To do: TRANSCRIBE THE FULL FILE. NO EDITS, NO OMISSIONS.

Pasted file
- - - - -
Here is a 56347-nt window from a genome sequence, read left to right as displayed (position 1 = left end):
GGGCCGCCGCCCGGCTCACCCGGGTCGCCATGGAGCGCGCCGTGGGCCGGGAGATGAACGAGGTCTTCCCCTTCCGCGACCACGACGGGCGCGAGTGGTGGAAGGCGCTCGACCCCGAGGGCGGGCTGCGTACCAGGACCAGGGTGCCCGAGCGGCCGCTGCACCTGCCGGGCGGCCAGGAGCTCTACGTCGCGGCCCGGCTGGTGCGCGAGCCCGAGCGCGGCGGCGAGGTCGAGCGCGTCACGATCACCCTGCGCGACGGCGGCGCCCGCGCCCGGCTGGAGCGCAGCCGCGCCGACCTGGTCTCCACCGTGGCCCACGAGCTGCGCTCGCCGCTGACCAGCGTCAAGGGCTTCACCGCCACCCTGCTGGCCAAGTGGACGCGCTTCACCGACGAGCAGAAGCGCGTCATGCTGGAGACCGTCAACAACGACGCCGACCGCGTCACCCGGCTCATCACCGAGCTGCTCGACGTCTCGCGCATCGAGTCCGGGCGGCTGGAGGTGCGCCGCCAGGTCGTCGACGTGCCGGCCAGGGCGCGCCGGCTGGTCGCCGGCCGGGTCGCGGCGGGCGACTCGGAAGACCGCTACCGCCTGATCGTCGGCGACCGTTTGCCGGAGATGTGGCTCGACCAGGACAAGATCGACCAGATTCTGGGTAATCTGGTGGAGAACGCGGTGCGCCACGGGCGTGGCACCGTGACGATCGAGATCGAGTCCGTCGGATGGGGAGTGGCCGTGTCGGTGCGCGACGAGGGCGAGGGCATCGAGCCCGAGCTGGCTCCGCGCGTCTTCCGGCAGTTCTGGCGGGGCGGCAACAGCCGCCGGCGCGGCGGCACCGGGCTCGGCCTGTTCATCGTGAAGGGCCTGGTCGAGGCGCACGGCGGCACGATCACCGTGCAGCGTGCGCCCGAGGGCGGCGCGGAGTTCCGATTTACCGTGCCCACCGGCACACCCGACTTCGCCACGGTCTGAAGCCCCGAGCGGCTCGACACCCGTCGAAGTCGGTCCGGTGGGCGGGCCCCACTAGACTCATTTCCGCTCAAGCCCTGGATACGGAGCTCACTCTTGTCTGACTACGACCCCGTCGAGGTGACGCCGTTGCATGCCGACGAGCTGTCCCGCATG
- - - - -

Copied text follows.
Here is a 56347-nt window from a genome sequence, read left to right as displayed (position 1 = left end):
GGGCCGCCGCCCGGCTCACCCGGGTCGCCATGGAGCGCGCCGTGGGCCGGGAGATGAACGAGGTCTTCCCCTTCCGCGACCACGACGGGCGCGAGTGGTGGAAGGCGCTCGACCCCGAGGGCGGGCTGCGTACCAGGACCAGGGTGCCCGAGCGGCCGCTGCACCTGCCGGGCGGCCAGGAGCTCTACGTCGCGGCCCGGCTGGTGCGCGAGCCCGAGCGCGGCGGCGAGGTCGAGCGCGTCACGATCACCCTGCGCGACGGCGGCGCCCGCGCCCGGCTGGAGCGCAGCCGCGCCGACCTGGTCTCCACCGTGGCCCACGAGCTGCGCTCGCCGCTGACCAGCGTCAAGGGCTTCACCGCCACCCTGCTGGCCAAGTGGACGCGCTTCACCGACGAGCAGAAGCGCGTCATGCTGGAGACCGTCAACAACGACGCCGACCGCGTCACCCGGCTCATCACCGAGCTGCTCGACGTCTCGCGCATCGAGTCCGGGCGGCTGGAGGTGCGCCGCCAGGTCGTCGACGTGCCGGCCAGGGCGCGCCGGCTGGTCGCCGGCCGGGTCGCGGCGGGCGACTCGGAAGACCGCTACCGCCTGATCGTCGGCGACCGTTTGCCGGAGATGTGGCTCGACCAGGACAAGATCGACCAGATTCTGGGTAATCTGGTGGAGAACGCGGTGCGCCACGGGCGTGGCACCGTGACGATCGAGATCGAGTCCGTCGGATGGGGAGTGGCCGTGTCGGTGCGCGACGAGGGCGAGGGCATCGAGCCCGAGCTGGCTCCGCGCGTCTTCCGGCAGTTCTGGCGGGGCGGCAACAGCCGCCGGCGCGGCGGCACCGGGCTCGGCCTGTTCATCGTGAAGGGCCTGGTCGAGGCGCACGGCGGCACGATCACCGTGCAGCGTGCGCCCGAGGGCGGCGCGGAGTTCCGATTTACCGTGCCCACCGGCACACCCGACTTCGCCACGGTCTGAAGCCCCGAGCGGCTCGACACCCGTCGAAGTCGGTCCGGTGGGCGGGCCCCACTAGACTCATTTCCGCTCAAGCCCTGGATACGGAGCTCACTCTTGTCTGACTACGACCCCGTCGAGGTGACGCCGTTGCATGCCGACGAGCTGTCCCGCATG